PHILADELPHIA — Analysis of cancer death data from 2008-2014 in New York state revealed high cancer mortality rates among U.S.-born blacks and Puerto Ricans and relatively low cancer mortality rates among Hispanic South Americans and Asians, according to results published in Cancer Epidemiology, Biomarkers & Prevention, a journal of the American Association for Cancer Research.
“We continue to aggregate minority groups into large umbrella populations, when in fact large disparities between different minority subpopulations exist,” said Paulo Pinheiro, MD, cancer epidemiologist at the Sylvester Comprehensive Cancer Center, University of Miami Miller School of Medicine. “These differences can have an impact on how we address cancer treatment, prevention, and control in these diverse groups.”
Few studies have analyzed cancer mortality disparities between different racial subpopulations, noted Pinheiro. Furthermore, many non-Mexican Hispanics as well as Caribbean-born blacks reside in Florida and New York, two states which are not incorporated into the Surveillance, Epidemiology, and End Results (SEER) registry; studies on cancer patterns for these populations are therefore lacking.
Pinheiro and colleagues analyzed 244,238 cancer deaths that occurred in New York state between 2008 and 2014, as provided by the New York State Department of Health. After stratifying for race, the researchers further delineated the aggregated non-Hispanic blacks into two categories (U.S.-born blacks and Caribbean-born blacks) and the aggregated Hispanics into five categories (Puerto Ricans, Dominicans, Central Americans, South Americans, and others, including Cubans and Mexicans, whose numbers were too small to treat as a stand-alone group). Asian decedents were included in the study, but Native American/Alaskan Native decedents were excluded due to small sample sizes.
Overall, the lowest cancer mortality rates were seen in South American Hispanics, while the highest cancer mortality rates were observed in U.S.-born blacks.
Compared to Caribbean-born blacks, U.S.-born blacks had nearly five times higher mortality rates for lung cancer, three times higher mortality rates for liver cancer (in males), and twice higher mortality rates for colorectal (in males), pancreatic, kidney, and bladder cancers. Similar results were seen in a previous study conducted by Pinheiro investigating disparities in cancer mortality in Florida.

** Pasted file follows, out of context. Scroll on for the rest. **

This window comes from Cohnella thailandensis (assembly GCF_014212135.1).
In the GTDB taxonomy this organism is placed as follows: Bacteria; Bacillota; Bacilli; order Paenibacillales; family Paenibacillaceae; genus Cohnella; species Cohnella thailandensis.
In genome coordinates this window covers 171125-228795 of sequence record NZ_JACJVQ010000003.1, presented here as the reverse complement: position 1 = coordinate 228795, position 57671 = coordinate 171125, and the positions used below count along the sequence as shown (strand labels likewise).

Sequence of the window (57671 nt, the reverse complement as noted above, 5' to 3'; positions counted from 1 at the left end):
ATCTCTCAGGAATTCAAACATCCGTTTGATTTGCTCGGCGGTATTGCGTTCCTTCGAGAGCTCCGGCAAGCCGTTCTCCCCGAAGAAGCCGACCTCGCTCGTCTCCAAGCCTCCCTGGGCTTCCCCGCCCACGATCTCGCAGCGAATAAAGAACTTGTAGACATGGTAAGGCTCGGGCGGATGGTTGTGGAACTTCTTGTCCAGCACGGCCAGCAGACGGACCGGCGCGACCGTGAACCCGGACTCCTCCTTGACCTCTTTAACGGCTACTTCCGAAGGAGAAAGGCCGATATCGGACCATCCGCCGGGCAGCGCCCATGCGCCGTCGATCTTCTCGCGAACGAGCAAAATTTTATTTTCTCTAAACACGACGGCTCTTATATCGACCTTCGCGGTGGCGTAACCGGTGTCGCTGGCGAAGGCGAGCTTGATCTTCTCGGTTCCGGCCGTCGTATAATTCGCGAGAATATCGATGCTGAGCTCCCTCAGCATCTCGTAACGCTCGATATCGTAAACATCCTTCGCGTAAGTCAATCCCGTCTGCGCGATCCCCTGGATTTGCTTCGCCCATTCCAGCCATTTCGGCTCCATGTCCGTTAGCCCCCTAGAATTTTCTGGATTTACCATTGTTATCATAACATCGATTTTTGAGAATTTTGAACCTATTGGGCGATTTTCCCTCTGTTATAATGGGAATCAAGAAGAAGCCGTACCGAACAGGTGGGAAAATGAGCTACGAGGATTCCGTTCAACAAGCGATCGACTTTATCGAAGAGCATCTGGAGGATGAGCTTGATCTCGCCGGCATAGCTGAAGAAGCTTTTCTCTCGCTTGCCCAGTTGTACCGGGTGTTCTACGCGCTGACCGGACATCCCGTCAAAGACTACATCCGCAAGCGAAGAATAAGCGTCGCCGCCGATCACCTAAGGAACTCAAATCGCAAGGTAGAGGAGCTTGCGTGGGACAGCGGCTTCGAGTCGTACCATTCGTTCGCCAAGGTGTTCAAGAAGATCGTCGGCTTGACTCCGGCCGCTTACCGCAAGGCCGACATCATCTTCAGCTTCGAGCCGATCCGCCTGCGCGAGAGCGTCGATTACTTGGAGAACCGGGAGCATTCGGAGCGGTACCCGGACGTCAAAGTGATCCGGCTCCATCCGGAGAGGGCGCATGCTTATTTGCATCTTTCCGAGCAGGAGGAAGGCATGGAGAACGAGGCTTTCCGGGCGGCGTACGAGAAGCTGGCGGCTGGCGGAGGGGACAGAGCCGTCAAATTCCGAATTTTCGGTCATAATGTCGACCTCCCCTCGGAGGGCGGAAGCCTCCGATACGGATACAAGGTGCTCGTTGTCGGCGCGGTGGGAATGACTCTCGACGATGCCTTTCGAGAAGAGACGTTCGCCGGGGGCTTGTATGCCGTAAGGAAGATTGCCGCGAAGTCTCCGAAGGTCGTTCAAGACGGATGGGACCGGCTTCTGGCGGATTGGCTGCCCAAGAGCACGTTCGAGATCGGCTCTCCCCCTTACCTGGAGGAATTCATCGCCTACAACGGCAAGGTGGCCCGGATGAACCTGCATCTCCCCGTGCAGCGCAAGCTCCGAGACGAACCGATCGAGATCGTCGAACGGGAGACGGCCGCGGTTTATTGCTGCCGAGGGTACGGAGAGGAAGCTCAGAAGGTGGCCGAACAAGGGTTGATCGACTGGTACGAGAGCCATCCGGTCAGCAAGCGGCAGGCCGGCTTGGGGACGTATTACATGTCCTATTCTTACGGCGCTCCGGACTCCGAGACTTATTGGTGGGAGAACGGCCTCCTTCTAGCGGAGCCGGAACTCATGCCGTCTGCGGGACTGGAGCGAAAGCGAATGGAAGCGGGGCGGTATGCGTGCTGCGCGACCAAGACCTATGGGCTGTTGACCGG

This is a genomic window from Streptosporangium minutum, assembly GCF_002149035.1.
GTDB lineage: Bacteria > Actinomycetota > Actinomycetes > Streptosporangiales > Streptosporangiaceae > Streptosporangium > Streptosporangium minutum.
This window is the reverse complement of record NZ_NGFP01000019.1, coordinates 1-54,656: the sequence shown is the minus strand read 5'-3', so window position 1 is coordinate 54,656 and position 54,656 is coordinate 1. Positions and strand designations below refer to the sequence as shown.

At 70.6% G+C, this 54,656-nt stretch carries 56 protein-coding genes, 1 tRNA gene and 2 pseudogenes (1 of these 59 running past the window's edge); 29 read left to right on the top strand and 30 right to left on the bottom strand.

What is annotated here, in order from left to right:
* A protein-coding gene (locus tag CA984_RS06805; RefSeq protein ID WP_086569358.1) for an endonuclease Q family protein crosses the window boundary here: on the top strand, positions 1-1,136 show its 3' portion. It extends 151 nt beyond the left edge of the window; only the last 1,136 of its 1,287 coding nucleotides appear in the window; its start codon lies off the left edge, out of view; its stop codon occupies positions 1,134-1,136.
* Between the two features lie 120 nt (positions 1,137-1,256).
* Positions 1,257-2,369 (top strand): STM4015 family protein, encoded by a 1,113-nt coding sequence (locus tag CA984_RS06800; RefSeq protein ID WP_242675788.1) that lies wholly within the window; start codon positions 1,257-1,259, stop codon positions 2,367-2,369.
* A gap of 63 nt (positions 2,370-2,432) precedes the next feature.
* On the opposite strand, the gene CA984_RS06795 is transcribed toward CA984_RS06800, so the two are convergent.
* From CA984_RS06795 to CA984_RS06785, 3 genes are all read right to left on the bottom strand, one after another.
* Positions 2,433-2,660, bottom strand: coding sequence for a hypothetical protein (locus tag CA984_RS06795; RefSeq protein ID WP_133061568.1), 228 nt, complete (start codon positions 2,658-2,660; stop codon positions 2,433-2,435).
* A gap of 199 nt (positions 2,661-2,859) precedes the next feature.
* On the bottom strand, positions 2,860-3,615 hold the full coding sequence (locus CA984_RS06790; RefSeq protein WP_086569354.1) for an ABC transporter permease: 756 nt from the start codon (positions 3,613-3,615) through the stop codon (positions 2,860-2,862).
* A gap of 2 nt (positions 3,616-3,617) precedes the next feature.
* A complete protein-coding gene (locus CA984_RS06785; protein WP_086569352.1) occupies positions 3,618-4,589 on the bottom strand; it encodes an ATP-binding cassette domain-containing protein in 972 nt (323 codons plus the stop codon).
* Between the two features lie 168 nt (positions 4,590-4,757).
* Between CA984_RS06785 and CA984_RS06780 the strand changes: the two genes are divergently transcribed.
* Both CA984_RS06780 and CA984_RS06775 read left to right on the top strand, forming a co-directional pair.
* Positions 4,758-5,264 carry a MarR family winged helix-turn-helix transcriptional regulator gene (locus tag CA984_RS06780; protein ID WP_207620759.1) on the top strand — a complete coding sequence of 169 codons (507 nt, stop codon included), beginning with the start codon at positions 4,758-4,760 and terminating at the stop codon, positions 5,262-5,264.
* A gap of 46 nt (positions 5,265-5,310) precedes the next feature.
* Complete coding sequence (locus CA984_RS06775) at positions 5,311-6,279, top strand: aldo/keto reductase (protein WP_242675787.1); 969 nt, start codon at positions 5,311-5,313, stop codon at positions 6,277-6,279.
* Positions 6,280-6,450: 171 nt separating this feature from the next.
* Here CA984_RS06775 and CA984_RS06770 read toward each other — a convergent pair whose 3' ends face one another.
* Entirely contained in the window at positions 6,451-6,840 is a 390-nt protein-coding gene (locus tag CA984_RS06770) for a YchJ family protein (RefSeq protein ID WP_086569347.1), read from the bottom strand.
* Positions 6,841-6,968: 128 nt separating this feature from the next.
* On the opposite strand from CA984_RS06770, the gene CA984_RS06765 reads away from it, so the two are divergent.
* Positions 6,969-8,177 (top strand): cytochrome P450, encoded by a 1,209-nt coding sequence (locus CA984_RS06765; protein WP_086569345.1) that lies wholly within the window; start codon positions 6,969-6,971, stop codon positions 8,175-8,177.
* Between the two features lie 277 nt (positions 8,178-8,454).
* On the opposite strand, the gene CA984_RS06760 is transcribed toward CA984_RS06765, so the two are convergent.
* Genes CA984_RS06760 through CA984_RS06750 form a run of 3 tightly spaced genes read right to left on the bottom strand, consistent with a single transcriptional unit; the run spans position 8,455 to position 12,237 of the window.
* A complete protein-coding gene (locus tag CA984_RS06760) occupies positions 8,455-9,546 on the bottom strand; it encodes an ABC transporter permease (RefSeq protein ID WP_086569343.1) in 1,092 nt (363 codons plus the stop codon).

“If we can begin to understand the factors that make U.S.-born blacks so much more prone to dying of cancer compared to Caribbean blacks, then we can intervene on those differences,” noted Pinheiro.
The researchers also compared liver cancer mortality between the minority populations and non-Hispanic whites (NHWs). Each of the aggregated minority groups had roughly two-fold higher liver cancer mortality rates than NHWs. However, after disaggregating the minority populations, Puerto Rican and U.S.-born blacks born between 1945-1965 had about three- to four-fold increased liver cancer mortality rates compared to NHWs of the same age and birth cohort.
“When we combine the minority subpopulations into large groups, we don’t see any stark differences in liver cancer mortality,” noted Pinheiro. “But by disaggregating these minority cohorts, we see a huge risk for liver cancer mortality among Puerto Ricans and U.S.-born blacks, and this may reflect a higher rate of HCV [hepatitis C virus] infection among these subpopulations.
“We need to increase the awareness of patients and clinicians to the higher risk of liver cancer among these groups, so they can get screened for HCV infection as a measure to decrease liver cancer incidence,” Pinheiro said. “There’s a disconnect between the target populations in our national programs and the reality of liver cancer risk, especially among Puerto Ricans.”
Limitations of the study include lack of access to specific risk factor and comorbidity profiles for the decedents within the database and lack of additional data, such as socioeconomic factors, language dominance, and year of immigration.
This study was sponsored by the National Institute of General Medical Sciences. Pinheiro declares no conflict of interest.